Bruges, Santiago Bernabéu's last away trip with Real Madrid

Real Madrid's trip to Belgium for their European Cup Last 16 tie in November 1976 was the president's last European trip with the team. He passed away in 1978.

Santiago Bernabéu, descendiendo de un avión en el aeropuerto de Madrid.

Real Madrid return to Bruges for the first time since 1976, when they were eliminated from the 1976-77 European Cup at the Last 16 stage. That trip to the Belgian town known as being one of the Venices of the north was also the last time president Santiago Bernabéu travelled with the team for a european tie. Just over a year and a half later, in June 1978, the legendary president passed away.

Madrid travelled to Bruges on 2 November 1976, just three days after beating Valencia 2-0 in LaLiga, a Valencia side who had made several reinforcements over the summer and who were candidates to win the league. That result helped to created a positive mood within the squad, and the idea was to come away from Bruges with a win or a draw from the second leg (the first leg at home had ended goalless).

On arrival in Brussels, the Madrid party were met by scores of Spanish fans at the airport. The team were driven the 100 kilometres to Bruges where they were to spend the night. Brugges fans were euphoric because three days previously the Blauw-Zwart had thrashed Eendracht Gerhees Oostham 10-1 in the second round of the Coupe de Belgique, and they were hopeful their team could gain a similar rout at home to Madrid.

For Real Madrid coach Miljan Miljanic, his big doubt was whether Pirri would recover from the pulled hamstring he suffered in the Valencia game. Pirri was ruled out at the last minute.

Within the Madrid party, president Santiago Bernabéu already had a bad feeling about the tie. He was highly supersticious: "Every time we have played a tie in Belgium we have been elimintade, and it always happens every seven years. First by Anderlecht (in 1962) then Standard Liège (in 1969)". A fact that the local media had also noted...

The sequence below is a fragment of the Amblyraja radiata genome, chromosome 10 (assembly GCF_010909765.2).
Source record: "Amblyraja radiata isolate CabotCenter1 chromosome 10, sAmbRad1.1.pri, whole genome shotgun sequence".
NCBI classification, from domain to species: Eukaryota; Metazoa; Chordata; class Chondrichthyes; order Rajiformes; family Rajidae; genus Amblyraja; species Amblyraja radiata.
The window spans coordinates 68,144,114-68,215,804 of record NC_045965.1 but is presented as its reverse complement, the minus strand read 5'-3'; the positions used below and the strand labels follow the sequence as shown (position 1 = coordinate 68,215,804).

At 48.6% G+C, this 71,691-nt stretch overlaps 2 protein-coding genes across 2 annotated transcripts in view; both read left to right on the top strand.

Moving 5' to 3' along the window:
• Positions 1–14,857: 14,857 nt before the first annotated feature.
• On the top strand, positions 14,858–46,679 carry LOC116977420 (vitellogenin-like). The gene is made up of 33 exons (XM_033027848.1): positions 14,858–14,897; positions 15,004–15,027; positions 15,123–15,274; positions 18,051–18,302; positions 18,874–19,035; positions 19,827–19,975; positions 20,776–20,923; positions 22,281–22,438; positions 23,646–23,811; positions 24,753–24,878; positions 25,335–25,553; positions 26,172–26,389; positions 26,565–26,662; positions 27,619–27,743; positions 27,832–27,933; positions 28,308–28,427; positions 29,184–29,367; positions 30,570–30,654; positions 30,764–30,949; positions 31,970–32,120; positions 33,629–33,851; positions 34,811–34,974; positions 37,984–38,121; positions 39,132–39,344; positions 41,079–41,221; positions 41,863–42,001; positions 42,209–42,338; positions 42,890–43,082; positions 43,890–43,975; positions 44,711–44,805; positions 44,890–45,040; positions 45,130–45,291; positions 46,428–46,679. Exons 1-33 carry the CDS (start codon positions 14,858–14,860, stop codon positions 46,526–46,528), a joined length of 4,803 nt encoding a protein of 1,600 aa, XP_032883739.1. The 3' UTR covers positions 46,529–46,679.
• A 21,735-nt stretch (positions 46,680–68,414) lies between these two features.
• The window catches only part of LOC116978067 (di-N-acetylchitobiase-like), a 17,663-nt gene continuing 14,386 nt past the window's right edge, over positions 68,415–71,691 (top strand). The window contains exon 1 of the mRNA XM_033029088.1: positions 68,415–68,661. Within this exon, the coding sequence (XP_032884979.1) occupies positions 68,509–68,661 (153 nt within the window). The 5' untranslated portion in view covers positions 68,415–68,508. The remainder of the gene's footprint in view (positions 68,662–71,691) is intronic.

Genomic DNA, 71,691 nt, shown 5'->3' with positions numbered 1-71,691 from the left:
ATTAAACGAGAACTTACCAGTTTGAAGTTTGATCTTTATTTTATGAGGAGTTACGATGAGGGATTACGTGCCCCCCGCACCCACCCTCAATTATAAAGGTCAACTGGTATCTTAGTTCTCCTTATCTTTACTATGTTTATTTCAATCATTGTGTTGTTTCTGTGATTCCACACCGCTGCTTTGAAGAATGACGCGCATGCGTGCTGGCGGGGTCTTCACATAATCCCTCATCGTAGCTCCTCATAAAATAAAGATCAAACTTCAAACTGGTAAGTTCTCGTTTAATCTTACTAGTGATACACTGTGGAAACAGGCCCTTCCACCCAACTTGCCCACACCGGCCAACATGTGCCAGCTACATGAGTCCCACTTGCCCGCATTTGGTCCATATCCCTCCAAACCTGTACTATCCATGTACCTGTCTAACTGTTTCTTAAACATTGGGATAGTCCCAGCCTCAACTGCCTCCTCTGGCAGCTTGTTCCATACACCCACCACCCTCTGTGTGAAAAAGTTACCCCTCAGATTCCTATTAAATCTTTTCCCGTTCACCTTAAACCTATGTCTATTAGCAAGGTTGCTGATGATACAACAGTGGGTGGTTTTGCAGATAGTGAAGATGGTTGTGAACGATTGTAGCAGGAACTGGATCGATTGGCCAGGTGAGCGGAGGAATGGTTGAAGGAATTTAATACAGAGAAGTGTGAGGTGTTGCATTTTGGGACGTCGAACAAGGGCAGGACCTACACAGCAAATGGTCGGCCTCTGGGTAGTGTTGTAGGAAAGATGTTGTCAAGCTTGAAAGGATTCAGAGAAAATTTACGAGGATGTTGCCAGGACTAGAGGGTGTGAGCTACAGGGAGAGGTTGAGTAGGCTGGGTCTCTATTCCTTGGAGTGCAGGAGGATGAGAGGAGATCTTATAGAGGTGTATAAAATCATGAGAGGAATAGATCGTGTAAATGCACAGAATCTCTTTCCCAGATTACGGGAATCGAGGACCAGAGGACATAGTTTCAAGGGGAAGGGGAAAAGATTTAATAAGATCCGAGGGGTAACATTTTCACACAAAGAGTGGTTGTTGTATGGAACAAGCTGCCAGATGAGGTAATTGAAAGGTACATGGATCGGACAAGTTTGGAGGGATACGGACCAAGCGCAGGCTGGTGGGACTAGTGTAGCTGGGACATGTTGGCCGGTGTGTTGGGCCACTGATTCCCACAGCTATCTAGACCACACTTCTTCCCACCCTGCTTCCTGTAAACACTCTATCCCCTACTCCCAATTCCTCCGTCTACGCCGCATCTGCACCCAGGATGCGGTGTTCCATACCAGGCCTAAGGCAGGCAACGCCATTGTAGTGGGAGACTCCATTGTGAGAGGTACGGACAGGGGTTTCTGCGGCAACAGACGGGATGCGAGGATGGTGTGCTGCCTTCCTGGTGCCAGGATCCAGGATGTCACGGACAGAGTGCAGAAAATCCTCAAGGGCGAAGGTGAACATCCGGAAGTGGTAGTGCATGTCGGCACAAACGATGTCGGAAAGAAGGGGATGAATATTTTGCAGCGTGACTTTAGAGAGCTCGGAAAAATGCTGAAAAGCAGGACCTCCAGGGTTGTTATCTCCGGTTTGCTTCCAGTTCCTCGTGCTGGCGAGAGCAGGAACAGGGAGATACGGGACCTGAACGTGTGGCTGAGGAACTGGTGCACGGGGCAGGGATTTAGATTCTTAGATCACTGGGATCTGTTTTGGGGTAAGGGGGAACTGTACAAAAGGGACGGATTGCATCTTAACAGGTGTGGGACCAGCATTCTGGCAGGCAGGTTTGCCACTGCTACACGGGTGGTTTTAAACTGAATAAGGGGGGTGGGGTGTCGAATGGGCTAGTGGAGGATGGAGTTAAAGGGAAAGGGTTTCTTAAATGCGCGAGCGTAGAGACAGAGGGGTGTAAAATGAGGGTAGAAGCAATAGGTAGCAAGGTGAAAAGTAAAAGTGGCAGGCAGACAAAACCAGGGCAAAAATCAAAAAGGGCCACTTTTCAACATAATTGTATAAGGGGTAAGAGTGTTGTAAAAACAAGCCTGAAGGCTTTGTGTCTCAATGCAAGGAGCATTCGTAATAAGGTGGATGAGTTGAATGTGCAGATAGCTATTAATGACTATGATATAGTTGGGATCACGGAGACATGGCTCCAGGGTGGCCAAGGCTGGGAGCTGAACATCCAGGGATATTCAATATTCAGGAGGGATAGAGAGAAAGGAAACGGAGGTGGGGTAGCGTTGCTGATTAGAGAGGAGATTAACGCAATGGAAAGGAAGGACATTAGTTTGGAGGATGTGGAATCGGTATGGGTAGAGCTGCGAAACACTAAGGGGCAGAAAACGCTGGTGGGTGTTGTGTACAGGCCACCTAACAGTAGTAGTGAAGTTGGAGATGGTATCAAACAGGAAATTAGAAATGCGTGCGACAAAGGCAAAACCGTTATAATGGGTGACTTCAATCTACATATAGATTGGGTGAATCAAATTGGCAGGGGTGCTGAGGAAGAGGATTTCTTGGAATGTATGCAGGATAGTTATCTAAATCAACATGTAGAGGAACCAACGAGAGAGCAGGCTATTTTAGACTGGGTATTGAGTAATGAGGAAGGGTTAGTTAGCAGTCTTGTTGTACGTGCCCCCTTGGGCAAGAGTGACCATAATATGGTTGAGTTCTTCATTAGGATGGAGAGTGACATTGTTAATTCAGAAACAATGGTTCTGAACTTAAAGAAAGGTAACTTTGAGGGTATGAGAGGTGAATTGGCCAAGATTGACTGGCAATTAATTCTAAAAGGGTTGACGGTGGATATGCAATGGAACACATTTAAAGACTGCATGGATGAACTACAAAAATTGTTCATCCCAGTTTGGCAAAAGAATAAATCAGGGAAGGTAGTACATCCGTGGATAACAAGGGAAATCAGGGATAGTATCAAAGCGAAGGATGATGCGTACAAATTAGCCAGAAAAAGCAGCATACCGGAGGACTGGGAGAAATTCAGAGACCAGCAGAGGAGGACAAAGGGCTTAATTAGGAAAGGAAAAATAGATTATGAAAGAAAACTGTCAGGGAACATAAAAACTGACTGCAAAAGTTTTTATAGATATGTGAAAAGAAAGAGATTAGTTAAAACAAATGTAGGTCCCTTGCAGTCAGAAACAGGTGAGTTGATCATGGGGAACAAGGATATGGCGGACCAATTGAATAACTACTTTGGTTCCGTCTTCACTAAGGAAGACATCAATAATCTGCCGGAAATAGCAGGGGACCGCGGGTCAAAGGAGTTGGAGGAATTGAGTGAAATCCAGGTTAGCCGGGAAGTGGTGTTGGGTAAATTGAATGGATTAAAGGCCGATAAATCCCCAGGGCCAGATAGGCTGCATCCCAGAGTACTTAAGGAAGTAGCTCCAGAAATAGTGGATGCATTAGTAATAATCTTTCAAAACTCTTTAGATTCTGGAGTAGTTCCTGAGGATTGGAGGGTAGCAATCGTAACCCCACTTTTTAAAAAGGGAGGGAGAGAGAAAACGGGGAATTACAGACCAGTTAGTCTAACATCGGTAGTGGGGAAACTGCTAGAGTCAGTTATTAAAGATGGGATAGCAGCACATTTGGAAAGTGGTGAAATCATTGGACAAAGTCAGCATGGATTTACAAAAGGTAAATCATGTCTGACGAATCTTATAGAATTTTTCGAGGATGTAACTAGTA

Adding to the ominous mood was that the referee for the game was English match official Ken Burns, who they felt had made contentious decisions which went against Madrid in their meeting with Red Star Belgrade in March 1975 (Red Star levelled the tie and won the penalty shoot-out): "I'll never forget that performance from the ref. It was strange becauase English refs are usually amazing - I am a big fan of English refs. But there are always exceptions…" Bernabéu said. The players however, felt optimistic: "We are the better and we'll show it", exclaimed Paul Breitner.

After leaving their belongings at the hotel, the squad were taken to the stadium to take a look at the pitch and check the flood lighting. Something unsettled the players on the day of the game, just as the players were getting off the team bus, a Brugge player, Paul Courant arrived at the same time - on a bicycle. The Madrid players were astounded.

One the game was underway (it was broadcast all over Europe - apart from Spain), Santiago Bernabéu started to get nervous. Some players were not wearing boots with long studs which meant they skidded when in possession or challenging the opposition. Added to that, Brugge were playing out of their skin. Ulrik Le Fevre put them ahead with a fierce volley into the top corner on 18 minutes then Rubiñán turned the ball past his own keeper trying to clear a corner just before the half-time whistle. That left Madrid two goals down and with a mountain to climb in the second half. Then, to make matters worse, Benito hobbled off injured on  60 minutes but Miljanic was unable to replace him because he'd already used up all of his subs (Del Bosque came on for Velázquez and Roberto Martínez entered for Chupete Guerini).

On the final whistle, Bernabéu was furious with the ref: "He spent the whole game talking to their number 8, (ex-Derby County player Roger Davies), his compatriot, I don't know what they were cooking up. He started but I knew it was just a question of time before he would award a penalty against us; then wouldn't you know it! Just our best moment of the game he gives a pen against us (Miguel Ángel saved from Lambert). He spent the whole game on our players' backs, especially Camacho's.."

To add insult to injury, the following day Madrid had their flight home delayed by four hours due to an air traffic controllers' strike. Worst of all, Bruges mayor Michel Van Maele's house was burgled during the game - thieves making off with goods worth several thousand Belgian francs. So in the end Madrid earned 87,000 pesetas (540 euros)... for losing. That season (1976-77), Madrid ended ninth in the league and didn't qualify for the following season's European competitions. Luis de Carlos would be president for the team's next game in Europe - against Luxembourg's Progrès Niedercorn in September 1978. A game they won easily by five goals to nil.